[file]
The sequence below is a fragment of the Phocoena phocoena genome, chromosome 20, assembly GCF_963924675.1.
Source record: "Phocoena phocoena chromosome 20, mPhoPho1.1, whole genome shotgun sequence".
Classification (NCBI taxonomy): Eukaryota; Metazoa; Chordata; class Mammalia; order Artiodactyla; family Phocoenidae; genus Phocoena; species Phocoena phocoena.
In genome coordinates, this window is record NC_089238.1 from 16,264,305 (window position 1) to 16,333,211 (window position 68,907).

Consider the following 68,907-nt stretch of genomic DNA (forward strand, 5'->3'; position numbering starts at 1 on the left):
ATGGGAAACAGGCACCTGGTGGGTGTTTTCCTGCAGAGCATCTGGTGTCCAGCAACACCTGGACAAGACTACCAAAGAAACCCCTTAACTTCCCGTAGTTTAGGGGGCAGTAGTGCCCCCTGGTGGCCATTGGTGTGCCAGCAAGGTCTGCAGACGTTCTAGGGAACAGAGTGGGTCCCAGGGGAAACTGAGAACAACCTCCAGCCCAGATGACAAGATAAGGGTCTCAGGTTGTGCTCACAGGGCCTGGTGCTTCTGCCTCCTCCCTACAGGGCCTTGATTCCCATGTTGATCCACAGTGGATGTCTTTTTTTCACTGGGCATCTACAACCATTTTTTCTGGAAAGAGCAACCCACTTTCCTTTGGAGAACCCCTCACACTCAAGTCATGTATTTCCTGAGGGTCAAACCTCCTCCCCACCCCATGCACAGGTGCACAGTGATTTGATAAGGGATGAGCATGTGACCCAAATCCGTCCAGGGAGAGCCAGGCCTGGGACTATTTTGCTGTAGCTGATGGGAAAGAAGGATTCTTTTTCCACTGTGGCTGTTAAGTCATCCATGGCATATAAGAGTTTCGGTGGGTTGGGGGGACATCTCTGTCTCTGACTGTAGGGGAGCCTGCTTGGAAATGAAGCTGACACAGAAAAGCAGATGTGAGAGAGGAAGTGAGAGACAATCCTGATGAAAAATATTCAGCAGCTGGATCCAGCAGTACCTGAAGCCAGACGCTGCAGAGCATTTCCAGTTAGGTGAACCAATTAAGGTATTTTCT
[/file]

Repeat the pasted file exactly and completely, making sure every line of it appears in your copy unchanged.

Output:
The sequence below is a fragment of the Phocoena phocoena genome, chromosome 20, assembly GCF_963924675.1.
Source record: "Phocoena phocoena chromosome 20, mPhoPho1.1, whole genome shotgun sequence".
Classification (NCBI taxonomy): Eukaryota; Metazoa; Chordata; class Mammalia; order Artiodactyla; family Phocoenidae; genus Phocoena; species Phocoena phocoena.
In genome coordinates, this window is record NC_089238.1 from 16,264,305 (window position 1) to 16,333,211 (window position 68,907).

Consider the following 68,907-nt stretch of genomic DNA (forward strand, 5'->3'; position numbering starts at 1 on the left):
ATGGGAAACAGGCACCTGGTGGGTGTTTTCCTGCAGAGCATCTGGTGTCCAGCAACACCTGGACAAGACTACCAAAGAAACCCCTTAACTTCCCGTAGTTTAGGGGGCAGTAGTGCCCCCTGGTGGCCATTGGTGTGCCAGCAAGGTCTGCAGACGTTCTAGGGAACAGAGTGGGTCCCAGGGGAAACTGAGAACAACCTCCAGCCCAGATGACAAGATAAGGGTCTCAGGTTGTGCTCACAGGGCCTGGTGCTTCTGCCTCCTCCCTACAGGGCCTTGATTCCCATGTTGATCCACAGTGGATGTCTTTTTTTCACTGGGCATCTACAACCATTTTTTCTGGAAAGAGCAACCCACTTTCCTTTGGAGAACCCCTCACACTCAAGTCATGTATTTCCTGAGGGTCAAACCTCCTCCCCACCCCATGCACAGGTGCACAGTGATTTGATAAGGGATGAGCATGTGACCCAAATCCGTCCAGGGAGAGCCAGGCCTGGGACTATTTTGCTGTAGCTGATGGGAAAGAAGGATTCTTTTTCCACTGTGGCTGTTAAGTCATCCATGGCATATAAGAGTTTCGGTGGGTTGGGGGGACATCTCTGTCTCTGACTGTAGGGGAGCCTGCTTGGAAATGAAGCTGACACAGAAAAGCAGATGTGAGAGAGGAAGTGAGAGACAATCCTGATGAAAAATATTCAGCAGCTGGATCCAGCAGTACCTGAAGCCAGACGCTGCAGAGCATTTCCAGTTAGGTGAACCAATTAAGGTATTTTCT